The term PRF is mentioned in the documentation of the IKE (Internet Key Exchange) protocol.
What is a PRF?
What is the difference between a PRF and a hash function?
What PRFs are used in the IKE protocol?
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PRF stands for PseudoRandom Function. A PRF will map input to output in a deterministic fashion (same input always maps to same output for same PRF) that appears indistinguishable from randomness to an attacker who doesn't know the internals of the PRF (and hasn't seen the PRF already process that exact same input, even if they've seen the PRF process many similar inputs).
Generally PRFs are taken at random from a PRF Family. You can think of PRF Family as being a function taking an additional input (a random seed, also sometimes referred to as a random key) which selects a particular PRF (that maps input to output). So if you have a 128-bit seed in your PRF family then there are 2^128 (340,282,366,920,938,463,463,374,607,431,768,211,456) possible PRFs that you could be using from that family. This is contrast to hash functions, where there are only dozens of commonly used hash functions (MD5, SHA-1, SHA-256, SHA-512, etc).
Let's say you knew that
"Hello" mapped to
8b1a9953c4611296a827abf8c47804d7 (in hex). An attacker can quickly figure out that I'm using MD5 and could then generate outputs for any input they wanted.
However, HMAC - hash-based MAC is a family of PRFs. So if you take the HMAC construction:
H(K1 ++ H(K2 ++ m)), where
++ means concatenation,
H is an ordinary hash function, and
K2 are two keys which are defined to be derived from the same key using
K1 = K XOR 0x5c5c...5c and
K2 = K XOR 0x3636...36. Now if I told you that my PRF (a HMAC using a particular key K) maps
53a7e60d93a6853780d622f3b5bd641f there would be no way for an attacker (who doesn't know K, but may know I'm using HMAC-MD5) to generate the output for an input they've never seen before.
The actual PRFs used in the IKE protocol are negotiated between the client and server. The ones specified in the RFC for IKEv2 are HMAC_MD5, HMAC_SHA1, HMAC_TIGER (three HMACs generated from different hash functions), and AES128_XCBC. In the original IKE RFC, the PRFs to use were not defined: "There are currently no pseudo-random functions defined.".
Note the difference between a PRF and a PRF family will often not be explicitly made. In the literature you will often two inputs (a key, a plaintext) and generate one input.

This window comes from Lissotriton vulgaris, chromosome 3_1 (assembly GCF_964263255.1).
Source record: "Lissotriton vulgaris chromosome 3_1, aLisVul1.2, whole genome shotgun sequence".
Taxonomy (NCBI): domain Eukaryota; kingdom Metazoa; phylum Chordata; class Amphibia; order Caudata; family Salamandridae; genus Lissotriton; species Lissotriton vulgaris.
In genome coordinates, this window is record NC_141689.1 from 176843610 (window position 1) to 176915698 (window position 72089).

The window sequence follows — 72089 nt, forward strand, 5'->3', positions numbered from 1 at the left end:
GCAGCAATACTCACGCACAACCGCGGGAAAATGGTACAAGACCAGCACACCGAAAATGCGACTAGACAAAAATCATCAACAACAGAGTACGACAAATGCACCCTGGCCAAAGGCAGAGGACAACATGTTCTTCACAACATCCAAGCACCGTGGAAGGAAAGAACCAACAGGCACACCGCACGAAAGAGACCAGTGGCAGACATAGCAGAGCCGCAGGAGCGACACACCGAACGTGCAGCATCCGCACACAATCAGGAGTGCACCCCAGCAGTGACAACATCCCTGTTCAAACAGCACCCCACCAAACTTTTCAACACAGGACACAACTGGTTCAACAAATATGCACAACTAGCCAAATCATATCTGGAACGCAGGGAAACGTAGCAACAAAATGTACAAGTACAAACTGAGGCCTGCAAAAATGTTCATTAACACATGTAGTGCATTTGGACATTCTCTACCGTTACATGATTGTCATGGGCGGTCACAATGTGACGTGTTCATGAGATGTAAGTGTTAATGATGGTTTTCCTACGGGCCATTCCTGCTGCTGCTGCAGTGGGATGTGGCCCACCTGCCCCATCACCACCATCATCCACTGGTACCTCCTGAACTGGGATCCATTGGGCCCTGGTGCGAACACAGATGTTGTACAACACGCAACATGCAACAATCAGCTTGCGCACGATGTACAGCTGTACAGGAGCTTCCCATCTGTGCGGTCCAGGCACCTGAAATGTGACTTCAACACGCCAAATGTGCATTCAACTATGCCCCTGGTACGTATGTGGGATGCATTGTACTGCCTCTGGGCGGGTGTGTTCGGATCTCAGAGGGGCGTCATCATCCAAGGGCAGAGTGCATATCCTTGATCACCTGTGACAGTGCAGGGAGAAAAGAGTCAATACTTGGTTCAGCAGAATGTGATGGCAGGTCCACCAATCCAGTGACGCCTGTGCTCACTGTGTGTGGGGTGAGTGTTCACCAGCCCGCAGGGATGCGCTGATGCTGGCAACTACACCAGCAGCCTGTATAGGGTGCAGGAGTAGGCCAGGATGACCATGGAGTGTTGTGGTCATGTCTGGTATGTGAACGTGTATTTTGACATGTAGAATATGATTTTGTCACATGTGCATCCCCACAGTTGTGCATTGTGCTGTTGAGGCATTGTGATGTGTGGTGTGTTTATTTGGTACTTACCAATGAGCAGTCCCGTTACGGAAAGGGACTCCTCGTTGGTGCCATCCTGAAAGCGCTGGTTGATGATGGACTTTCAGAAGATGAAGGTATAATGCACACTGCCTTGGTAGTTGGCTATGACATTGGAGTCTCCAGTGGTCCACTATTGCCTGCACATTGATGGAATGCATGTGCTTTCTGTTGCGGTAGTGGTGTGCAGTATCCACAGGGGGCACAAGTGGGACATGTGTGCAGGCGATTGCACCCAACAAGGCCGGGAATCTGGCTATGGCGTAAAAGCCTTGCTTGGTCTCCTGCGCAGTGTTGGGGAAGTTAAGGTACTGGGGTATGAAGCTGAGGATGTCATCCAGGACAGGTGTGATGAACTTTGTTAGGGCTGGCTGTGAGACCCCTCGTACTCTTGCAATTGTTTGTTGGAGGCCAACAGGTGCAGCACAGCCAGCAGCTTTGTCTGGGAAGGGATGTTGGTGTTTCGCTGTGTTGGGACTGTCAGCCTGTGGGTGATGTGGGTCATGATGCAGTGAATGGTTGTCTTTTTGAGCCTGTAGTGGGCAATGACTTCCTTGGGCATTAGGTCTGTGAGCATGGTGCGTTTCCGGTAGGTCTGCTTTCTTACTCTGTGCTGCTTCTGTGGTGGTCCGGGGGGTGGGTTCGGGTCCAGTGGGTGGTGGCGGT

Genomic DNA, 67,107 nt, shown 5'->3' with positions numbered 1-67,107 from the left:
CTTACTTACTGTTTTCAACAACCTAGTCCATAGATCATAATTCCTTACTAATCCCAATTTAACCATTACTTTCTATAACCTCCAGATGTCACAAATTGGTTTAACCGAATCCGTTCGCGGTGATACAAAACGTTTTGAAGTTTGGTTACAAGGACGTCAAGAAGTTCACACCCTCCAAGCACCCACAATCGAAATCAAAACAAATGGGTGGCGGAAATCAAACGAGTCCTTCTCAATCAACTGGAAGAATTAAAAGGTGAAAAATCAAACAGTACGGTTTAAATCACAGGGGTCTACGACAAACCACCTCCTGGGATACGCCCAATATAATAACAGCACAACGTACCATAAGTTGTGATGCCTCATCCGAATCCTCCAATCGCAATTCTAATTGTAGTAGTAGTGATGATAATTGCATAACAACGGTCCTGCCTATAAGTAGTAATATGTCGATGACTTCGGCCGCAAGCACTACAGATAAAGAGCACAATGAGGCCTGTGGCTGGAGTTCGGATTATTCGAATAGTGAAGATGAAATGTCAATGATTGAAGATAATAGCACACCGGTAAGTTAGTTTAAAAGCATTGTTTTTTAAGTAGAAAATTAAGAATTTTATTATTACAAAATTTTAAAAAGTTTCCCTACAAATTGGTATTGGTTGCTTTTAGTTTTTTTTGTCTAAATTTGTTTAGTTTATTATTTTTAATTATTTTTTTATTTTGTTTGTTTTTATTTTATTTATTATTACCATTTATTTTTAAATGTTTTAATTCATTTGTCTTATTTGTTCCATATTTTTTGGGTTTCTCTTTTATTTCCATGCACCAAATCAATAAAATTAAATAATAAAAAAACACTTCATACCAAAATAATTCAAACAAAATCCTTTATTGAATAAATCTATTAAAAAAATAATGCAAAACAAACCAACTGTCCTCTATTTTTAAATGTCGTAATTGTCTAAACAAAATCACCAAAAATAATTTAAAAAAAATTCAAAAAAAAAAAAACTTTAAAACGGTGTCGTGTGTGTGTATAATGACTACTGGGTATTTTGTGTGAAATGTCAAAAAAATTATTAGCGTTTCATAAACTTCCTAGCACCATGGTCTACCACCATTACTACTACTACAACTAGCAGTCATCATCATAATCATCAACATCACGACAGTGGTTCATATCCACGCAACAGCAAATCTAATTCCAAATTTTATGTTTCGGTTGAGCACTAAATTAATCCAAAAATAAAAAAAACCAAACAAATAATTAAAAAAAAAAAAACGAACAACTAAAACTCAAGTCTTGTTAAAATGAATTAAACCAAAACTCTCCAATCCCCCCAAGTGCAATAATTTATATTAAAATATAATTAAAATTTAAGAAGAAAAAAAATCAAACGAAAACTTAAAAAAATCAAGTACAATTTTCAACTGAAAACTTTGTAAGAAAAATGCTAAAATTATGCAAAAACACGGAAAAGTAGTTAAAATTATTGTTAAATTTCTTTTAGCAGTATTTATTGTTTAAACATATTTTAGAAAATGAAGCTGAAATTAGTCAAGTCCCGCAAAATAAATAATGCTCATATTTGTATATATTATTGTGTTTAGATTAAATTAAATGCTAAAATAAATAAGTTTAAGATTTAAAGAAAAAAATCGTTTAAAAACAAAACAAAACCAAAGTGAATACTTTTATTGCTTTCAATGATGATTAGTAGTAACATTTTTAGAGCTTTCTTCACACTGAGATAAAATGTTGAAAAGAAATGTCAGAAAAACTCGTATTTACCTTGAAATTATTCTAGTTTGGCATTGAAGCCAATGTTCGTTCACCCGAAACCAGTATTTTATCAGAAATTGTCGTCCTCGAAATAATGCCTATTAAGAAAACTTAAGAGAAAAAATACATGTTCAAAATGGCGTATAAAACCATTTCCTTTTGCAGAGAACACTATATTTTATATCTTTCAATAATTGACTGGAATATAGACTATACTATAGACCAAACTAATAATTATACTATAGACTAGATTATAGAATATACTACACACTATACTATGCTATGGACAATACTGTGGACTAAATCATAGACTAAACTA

In cryptography two related concepts come up - the PRP (PseudoRandom Permutation) and the PRG (PseudoRandom Generator).
A pseudorandom permutation (PRP) is a PRF that is one-to-one - that is a specific type of PRF where each output of the PRF (using the same key) can only be generated from exactly one input. This allows one to invert the function and undo the effect of the application of its application -- thus you can apply the PRP (requiring knowledge of a secret key) to plaintext to create a ciphertext, and then apply the inverse of the PRP to the ciphertext (using the secret key) to decrypt it. For example, a block cipher like AES-128 is a PRP -- it takes a block of input that is 128-bits as well as 128-bit key, and maps the plaintext block to a unique 128-bit ciphertext block. Then these operations can be reversed to map the ciphertext block to the original plaintext block (using the inverse of AES-128 with that secret key).
A pseudorandom generator (PRG) is a function that emits a stream of bits that appears random based on some initial seed (e.g., a random key). This bit-stream can be XORed with a long plaintext message to encrypt it (so the ciphertext appears random), and then you can decrypt it by XORing the PRG's bit-stream with the ciphertext. One way to generate a PRG is to take a block cipher like AES-128, and use it in CTR mode. That is you encrypt successive blocks incremented by one with the same key, and then concatenate the output together, e.g.,
PRG(K) = AES(K, 0) ++ AES(K, 1) ++ AES(K, 2) ++ AES(K, 3) ++ ... (where
++ means concatenation).